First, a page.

Another sub-theme has to do with language. Masha, who is quickly learning English, decries Americans’ sloppy hyperbolic use of the word “amazing.” Later she and Zack have a droll etymological analysis of the various permutations of the word “f***” and its multifarious uses and meanings. By contrast, Nicholas teases Emma for using the word “contretemps” at the height of an angry argument.

There’s also the sense of America being a country of immigrants living side by side. Masha’s state-appointed attorney (also played by Mena) speaks with a pronounced second-generation Cuban accent that collides with Masha’s own Belarussian inflections.

This is the third Demos-Brown world premiere that Meltzer has directed and they seem a seamless team in sync. Meltzer is not a showy look-at-me type. But over time, his style can be spotted, no more so than here. Among his virtues are pacing: the rat-a-tat banter of people in a relationship who know each other’s tropes; the take-a-breath pauses when situations hit a crucial crossroads. He also has a skill for infusing drama with humorous moments; he and Corey make Masha’s blithe skewering of American sloth downright comical.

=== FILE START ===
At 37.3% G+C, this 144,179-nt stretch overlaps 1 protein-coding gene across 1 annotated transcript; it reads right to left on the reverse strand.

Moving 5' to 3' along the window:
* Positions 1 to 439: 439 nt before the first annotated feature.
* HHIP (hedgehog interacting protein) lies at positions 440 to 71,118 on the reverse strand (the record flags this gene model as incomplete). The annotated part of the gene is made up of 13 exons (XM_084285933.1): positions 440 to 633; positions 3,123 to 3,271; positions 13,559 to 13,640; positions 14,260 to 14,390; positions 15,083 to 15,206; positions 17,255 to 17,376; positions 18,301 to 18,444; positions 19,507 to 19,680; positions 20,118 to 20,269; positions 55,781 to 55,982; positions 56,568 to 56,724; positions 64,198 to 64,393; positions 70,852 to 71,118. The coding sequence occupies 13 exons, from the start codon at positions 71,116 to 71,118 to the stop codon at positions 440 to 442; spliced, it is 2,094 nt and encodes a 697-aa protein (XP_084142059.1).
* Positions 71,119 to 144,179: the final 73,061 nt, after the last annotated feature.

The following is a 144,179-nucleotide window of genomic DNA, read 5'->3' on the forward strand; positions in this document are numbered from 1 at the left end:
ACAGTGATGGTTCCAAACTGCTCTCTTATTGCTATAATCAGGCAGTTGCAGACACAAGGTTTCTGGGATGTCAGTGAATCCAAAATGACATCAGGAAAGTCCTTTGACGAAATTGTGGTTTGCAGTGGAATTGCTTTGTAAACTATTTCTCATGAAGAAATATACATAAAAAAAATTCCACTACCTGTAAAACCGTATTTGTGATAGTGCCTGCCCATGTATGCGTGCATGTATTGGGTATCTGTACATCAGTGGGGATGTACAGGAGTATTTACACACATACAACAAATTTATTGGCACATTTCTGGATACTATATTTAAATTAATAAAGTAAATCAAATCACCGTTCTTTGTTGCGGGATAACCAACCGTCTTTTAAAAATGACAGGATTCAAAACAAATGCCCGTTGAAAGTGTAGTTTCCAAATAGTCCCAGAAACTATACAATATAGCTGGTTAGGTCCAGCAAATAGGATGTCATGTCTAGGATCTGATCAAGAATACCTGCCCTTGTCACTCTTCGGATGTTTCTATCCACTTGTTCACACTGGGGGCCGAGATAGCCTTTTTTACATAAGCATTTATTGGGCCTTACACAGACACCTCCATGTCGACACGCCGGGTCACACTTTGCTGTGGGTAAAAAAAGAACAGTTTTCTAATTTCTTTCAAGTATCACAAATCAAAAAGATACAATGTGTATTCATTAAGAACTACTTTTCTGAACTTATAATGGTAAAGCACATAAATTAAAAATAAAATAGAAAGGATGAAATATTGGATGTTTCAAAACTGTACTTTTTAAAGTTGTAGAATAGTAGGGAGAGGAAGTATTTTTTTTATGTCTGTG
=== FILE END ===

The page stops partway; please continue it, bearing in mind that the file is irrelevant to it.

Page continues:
But we’ve been putting it off long enough. Lindsey Corey. This has been quite a season for veteran local actors finally getting the role they deserved years ago, such as Shane Tanner in Big Fish. And finally, Corey gets her shot.

Corey, known before her recent marriage as Lindsey Forgey, has always been admired for her skills with offbeat comic parts like the zealot in Zoetic’s The Savannah Disputation or hapless naifs such as Janet in Rocky Horror and Hope in Urinetown at Slow Burn Theatre.